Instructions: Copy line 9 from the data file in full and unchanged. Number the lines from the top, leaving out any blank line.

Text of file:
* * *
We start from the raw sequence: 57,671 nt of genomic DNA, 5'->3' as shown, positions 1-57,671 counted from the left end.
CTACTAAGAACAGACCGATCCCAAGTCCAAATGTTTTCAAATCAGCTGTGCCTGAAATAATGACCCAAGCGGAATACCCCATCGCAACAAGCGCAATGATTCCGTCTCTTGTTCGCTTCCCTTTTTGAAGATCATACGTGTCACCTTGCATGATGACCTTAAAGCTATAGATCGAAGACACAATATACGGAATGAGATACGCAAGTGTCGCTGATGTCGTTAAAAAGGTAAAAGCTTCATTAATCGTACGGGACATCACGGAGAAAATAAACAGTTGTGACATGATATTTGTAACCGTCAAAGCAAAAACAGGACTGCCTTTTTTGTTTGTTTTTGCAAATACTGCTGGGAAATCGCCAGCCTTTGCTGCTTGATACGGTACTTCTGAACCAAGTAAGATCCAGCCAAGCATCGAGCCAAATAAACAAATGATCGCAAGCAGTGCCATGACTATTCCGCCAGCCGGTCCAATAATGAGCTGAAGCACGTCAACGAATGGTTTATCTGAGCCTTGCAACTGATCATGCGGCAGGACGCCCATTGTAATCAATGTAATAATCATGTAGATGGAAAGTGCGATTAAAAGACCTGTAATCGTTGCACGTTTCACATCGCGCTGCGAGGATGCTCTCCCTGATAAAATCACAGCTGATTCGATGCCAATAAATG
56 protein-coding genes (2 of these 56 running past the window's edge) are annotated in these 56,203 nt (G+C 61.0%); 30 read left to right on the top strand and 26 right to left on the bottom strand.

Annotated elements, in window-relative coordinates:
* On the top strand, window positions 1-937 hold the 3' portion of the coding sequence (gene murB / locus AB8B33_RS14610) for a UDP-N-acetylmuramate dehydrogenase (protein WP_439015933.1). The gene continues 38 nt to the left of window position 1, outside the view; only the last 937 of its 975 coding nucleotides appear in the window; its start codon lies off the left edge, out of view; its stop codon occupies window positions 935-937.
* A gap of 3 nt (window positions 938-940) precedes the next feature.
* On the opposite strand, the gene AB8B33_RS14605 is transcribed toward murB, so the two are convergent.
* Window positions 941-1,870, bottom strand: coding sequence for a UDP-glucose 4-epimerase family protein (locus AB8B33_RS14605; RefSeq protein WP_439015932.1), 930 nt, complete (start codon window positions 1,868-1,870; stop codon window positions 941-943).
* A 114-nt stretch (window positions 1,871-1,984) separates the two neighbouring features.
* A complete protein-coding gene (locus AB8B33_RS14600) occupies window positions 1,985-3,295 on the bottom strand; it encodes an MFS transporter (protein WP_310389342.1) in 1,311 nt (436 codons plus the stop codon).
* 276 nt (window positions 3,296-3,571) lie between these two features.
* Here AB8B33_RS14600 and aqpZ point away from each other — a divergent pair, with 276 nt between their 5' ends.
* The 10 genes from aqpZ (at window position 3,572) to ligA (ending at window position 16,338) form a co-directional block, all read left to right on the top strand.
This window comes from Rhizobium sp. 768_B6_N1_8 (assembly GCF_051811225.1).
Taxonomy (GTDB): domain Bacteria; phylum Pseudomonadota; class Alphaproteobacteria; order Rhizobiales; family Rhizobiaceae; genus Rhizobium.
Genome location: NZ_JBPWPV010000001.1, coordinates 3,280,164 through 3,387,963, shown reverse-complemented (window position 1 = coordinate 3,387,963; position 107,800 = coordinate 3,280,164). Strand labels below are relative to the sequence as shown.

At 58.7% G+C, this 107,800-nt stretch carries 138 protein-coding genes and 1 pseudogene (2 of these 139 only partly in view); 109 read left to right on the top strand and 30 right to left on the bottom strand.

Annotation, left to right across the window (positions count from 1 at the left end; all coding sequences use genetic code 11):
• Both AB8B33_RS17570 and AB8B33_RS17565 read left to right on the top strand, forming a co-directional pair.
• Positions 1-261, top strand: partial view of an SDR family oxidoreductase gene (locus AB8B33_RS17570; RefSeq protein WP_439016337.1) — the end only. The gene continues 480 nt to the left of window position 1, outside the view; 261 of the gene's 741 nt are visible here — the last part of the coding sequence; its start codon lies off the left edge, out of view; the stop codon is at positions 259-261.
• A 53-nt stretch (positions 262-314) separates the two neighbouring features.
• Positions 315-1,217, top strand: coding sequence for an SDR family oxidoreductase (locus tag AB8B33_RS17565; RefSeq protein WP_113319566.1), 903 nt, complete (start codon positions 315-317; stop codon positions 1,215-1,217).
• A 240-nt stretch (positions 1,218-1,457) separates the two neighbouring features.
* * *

* A 114-nt stretch (window positions 1,871-1,984) separates the two neighbouring features.